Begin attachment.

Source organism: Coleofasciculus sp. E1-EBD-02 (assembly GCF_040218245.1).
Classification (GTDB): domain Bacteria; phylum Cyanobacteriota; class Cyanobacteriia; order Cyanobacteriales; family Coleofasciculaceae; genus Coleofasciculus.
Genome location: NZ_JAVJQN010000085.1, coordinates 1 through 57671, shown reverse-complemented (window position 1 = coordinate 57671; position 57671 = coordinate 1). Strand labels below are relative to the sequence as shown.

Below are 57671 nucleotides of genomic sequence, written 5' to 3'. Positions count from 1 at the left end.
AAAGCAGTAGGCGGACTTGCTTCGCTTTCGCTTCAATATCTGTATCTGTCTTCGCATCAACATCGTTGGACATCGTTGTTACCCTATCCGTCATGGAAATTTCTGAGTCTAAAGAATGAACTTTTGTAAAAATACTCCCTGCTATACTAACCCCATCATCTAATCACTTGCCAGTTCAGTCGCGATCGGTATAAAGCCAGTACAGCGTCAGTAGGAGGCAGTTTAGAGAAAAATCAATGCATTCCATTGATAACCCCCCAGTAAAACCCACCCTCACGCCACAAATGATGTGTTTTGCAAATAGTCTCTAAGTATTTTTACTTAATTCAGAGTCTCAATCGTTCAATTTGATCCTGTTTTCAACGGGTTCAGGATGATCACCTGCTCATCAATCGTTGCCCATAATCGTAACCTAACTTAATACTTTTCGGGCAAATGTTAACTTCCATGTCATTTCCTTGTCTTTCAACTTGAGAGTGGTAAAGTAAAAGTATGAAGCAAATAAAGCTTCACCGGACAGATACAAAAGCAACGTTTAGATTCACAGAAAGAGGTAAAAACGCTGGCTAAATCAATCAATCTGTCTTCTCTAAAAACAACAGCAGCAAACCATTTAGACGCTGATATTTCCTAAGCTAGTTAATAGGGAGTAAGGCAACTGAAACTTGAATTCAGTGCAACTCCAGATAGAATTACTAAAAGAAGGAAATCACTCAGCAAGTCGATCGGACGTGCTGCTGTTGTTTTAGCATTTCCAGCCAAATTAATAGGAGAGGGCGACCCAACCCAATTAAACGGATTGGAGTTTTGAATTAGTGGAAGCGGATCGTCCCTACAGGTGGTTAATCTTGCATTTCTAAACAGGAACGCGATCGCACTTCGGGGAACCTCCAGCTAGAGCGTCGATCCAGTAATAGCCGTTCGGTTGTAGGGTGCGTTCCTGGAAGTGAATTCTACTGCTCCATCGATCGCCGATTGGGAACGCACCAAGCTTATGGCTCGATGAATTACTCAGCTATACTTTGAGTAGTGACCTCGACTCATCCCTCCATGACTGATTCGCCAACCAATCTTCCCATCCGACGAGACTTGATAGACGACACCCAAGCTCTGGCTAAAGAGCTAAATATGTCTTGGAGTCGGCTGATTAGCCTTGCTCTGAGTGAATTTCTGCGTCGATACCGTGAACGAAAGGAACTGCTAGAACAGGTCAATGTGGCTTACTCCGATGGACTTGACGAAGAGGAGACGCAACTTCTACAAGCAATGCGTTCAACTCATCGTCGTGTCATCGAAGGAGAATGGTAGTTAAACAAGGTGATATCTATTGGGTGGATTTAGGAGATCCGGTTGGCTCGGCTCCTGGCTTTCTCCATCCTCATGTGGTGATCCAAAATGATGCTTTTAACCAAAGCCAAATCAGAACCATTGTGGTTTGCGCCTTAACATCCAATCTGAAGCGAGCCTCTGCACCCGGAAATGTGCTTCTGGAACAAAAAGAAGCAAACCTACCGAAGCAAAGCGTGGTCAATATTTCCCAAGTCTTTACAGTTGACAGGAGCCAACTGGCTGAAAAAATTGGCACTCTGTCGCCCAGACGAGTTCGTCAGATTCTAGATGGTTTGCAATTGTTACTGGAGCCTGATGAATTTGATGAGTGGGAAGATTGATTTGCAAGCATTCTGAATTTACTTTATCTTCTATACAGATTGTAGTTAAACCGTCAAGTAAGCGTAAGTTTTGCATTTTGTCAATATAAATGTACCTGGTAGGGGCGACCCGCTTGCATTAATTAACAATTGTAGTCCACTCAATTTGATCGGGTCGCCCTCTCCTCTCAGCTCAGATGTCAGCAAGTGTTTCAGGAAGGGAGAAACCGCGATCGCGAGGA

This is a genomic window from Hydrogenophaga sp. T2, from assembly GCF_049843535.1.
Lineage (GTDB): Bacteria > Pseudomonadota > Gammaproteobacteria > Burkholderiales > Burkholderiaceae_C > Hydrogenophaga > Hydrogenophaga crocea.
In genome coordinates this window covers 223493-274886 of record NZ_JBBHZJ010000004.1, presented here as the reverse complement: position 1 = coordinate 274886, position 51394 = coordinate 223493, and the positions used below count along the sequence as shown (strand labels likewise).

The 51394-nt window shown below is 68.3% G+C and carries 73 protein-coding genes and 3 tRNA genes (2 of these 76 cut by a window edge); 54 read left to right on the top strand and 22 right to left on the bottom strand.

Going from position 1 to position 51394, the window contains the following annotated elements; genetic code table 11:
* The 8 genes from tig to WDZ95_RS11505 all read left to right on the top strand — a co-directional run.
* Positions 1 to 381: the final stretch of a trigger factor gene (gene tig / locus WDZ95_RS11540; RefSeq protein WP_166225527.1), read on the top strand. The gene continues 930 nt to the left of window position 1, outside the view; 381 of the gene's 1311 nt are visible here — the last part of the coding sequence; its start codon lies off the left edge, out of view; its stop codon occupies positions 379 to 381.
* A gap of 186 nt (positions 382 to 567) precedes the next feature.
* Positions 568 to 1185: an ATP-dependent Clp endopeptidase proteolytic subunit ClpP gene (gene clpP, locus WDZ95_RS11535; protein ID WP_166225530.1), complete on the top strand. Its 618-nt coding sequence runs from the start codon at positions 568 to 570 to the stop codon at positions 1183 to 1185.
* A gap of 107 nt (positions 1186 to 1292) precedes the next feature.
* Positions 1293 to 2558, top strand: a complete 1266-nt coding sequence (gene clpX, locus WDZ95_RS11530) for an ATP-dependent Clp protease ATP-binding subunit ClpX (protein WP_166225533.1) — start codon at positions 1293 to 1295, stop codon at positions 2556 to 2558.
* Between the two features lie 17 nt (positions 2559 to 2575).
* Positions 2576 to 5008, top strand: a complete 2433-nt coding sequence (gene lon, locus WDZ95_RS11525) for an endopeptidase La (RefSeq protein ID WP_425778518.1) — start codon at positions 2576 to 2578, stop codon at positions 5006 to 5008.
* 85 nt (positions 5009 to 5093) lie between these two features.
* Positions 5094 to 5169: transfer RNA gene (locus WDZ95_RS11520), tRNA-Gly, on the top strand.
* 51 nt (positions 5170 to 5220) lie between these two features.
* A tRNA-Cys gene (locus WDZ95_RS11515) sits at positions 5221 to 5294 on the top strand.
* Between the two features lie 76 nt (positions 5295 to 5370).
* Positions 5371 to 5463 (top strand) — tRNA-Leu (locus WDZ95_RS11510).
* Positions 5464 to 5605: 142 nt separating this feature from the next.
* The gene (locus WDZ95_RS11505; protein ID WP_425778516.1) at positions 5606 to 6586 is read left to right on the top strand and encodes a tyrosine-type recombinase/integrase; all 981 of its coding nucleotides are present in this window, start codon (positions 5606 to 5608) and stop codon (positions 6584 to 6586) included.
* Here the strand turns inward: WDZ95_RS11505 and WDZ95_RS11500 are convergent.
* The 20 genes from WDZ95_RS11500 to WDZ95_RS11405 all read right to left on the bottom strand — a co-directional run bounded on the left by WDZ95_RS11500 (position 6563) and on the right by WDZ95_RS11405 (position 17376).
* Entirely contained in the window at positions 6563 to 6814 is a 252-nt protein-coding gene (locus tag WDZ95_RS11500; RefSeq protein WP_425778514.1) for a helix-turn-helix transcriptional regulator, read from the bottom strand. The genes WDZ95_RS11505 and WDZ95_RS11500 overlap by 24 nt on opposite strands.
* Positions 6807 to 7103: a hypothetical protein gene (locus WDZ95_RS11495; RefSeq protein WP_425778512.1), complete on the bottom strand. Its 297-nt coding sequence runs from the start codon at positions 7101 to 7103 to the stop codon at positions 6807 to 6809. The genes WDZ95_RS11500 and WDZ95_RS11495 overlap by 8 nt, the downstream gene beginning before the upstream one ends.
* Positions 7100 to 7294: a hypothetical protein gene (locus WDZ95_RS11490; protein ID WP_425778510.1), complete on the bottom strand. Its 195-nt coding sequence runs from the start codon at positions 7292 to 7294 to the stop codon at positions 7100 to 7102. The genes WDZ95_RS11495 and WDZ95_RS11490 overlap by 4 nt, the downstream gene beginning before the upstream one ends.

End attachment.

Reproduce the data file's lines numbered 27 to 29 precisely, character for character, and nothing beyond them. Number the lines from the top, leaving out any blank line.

* Here the strand turns inward: WDZ95_RS11505 and WDZ95_RS11500 are convergent.
* The 20 genes from WDZ95_RS11500 to WDZ95_RS11405 all read right to left on the bottom strand — a co-directional run bounded on the left by WDZ95_RS11500 (position 6563) and on the right by WDZ95_RS11405 (position 17376).
* Entirely contained in the window at positions 6563 to 6814 is a 252-nt protein-coding gene (locus tag WDZ95_RS11500; RefSeq protein WP_425778514.1) for a helix-turn-helix transcriptional regulator, read from the bottom strand. The genes WDZ95_RS11505 and WDZ95_RS11500 overlap by 24 nt on opposite strands.